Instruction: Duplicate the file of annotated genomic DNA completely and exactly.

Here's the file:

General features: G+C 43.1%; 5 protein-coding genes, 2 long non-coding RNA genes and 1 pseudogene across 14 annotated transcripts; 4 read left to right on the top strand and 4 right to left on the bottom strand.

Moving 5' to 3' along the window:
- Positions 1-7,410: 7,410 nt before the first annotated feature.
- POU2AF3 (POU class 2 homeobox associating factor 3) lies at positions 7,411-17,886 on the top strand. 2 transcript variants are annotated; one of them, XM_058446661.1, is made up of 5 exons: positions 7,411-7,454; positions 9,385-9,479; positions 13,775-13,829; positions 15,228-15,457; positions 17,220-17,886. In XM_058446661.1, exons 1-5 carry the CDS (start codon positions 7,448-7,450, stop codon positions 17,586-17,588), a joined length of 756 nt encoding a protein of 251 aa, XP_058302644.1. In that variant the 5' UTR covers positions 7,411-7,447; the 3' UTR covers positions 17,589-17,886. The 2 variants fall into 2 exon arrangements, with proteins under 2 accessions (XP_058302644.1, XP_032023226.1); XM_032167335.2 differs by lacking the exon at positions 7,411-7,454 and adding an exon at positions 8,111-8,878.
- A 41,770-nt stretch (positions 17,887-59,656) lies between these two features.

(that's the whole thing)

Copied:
General features: G+C 43.1%; 5 protein-coding genes, 2 long non-coding RNA genes and 1 pseudogene across 14 annotated transcripts; 4 read left to right on the top strand and 4 right to left on the bottom strand.

Moving 5' to 3' along the window:
- Positions 1-7,410: 7,410 nt before the first annotated feature.
- POU2AF3 (POU class 2 homeobox associating factor 3) lies at positions 7,411-17,886 on the top strand. 2 transcript variants are annotated; one of them, XM_058446661.1, is made up of 5 exons: positions 7,411-7,454; positions 9,385-9,479; positions 13,775-13,829; positions 15,228-15,457; positions 17,220-17,886. In XM_058446661.1, exons 1-5 carry the CDS (start codon positions 7,448-7,450, stop codon positions 17,586-17,588), a joined length of 756 nt encoding a protein of 251 aa, XP_058302644.1. In that variant the 5' UTR covers positions 7,411-7,447; the 3' UTR covers positions 17,589-17,886. The 2 variants fall into 2 exon arrangements, with proteins under 2 accessions (XP_058302644.1, XP_032023226.1); XM_032167335.2 differs by lacking the exon at positions 7,411-7,454 and adding an exon at positions 8,111-8,878.
- A 41,770-nt stretch (positions 17,887-59,656) lies between these two features.